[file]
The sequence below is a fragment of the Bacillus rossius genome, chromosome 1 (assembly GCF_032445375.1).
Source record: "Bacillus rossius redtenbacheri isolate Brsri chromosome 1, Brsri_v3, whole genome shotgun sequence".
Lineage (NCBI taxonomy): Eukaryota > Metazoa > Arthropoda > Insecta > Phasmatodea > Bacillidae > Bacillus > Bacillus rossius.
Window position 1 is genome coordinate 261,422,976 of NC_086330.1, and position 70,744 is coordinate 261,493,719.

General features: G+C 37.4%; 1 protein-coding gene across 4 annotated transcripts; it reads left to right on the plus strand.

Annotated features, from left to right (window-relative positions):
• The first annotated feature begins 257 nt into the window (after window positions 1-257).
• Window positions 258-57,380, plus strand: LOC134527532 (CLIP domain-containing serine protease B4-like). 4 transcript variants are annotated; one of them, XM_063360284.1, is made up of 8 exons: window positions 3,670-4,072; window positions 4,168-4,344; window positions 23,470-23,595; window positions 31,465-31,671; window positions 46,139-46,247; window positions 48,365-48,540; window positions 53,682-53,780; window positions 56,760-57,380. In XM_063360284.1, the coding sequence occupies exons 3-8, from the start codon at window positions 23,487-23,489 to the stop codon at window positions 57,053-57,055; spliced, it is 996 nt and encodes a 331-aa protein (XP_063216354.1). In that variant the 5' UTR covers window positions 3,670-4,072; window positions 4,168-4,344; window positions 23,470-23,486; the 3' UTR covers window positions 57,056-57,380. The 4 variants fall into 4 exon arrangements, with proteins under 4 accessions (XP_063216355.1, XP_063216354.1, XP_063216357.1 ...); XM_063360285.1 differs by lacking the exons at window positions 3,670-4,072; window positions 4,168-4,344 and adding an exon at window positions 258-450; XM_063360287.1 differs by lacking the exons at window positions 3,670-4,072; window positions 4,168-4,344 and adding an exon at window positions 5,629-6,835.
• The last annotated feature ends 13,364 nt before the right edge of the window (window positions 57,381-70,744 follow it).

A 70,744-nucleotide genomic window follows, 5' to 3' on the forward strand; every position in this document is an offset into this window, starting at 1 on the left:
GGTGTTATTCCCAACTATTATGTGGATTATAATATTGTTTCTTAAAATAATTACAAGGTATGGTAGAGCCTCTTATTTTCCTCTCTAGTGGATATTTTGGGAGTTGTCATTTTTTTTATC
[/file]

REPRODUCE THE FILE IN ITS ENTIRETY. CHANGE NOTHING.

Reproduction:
The sequence below is a fragment of the Bacillus rossius genome, chromosome 1 (assembly GCF_032445375.1).
Source record: "Bacillus rossius redtenbacheri isolate Brsri chromosome 1, Brsri_v3, whole genome shotgun sequence".
Lineage (NCBI taxonomy): Eukaryota > Metazoa > Arthropoda > Insecta > Phasmatodea > Bacillidae > Bacillus > Bacillus rossius.
Window position 1 is genome coordinate 261,422,976 of NC_086330.1, and position 70,744 is coordinate 261,493,719.

General features: G+C 37.4%; 1 protein-coding gene across 4 annotated transcripts; it reads left to right on the plus strand.

Annotated features, from left to right (window-relative positions):
• The first annotated feature begins 257 nt into the window (after window positions 1-257).
• Window positions 258-57,380, plus strand: LOC134527532 (CLIP domain-containing serine protease B4-like). 4 transcript variants are annotated; one of them, XM_063360284.1, is made up of 8 exons: window positions 3,670-4,072; window positions 4,168-4,344; window positions 23,470-23,595; window positions 31,465-31,671; window positions 46,139-46,247; window positions 48,365-48,540; window positions 53,682-53,780; window positions 56,760-57,380. In XM_063360284.1, the coding sequence occupies exons 3-8, from the start codon at window positions 23,487-23,489 to the stop codon at window positions 57,053-57,055; spliced, it is 996 nt and encodes a 331-aa protein (XP_063216354.1). In that variant the 5' UTR covers window positions 3,670-4,072; window positions 4,168-4,344; window positions 23,470-23,486; the 3' UTR covers window positions 57,056-57,380. The 4 variants fall into 4 exon arrangements, with proteins under 4 accessions (XP_063216355.1, XP_063216354.1, XP_063216357.1 ...); XM_063360285.1 differs by lacking the exons at window positions 3,670-4,072; window positions 4,168-4,344 and adding an exon at window positions 258-450; XM_063360287.1 differs by lacking the exons at window positions 3,670-4,072; window positions 4,168-4,344 and adding an exon at window positions 5,629-6,835.
• The last annotated feature ends 13,364 nt before the right edge of the window (window positions 57,381-70,744 follow it).

A 70,744-nucleotide genomic window follows, 5' to 3' on the forward strand; every position in this document is an offset into this window, starting at 1 on the left:
GGTGTTATTCCCAACTATTATGTGGATTATAATATTGTTTCTTAAAATAATTACAAGGTATGGTAGAGCCTCTTATTTTCCTCTCTAGTGGATATTTTGGGAGTTGTCATTTTTTTTATC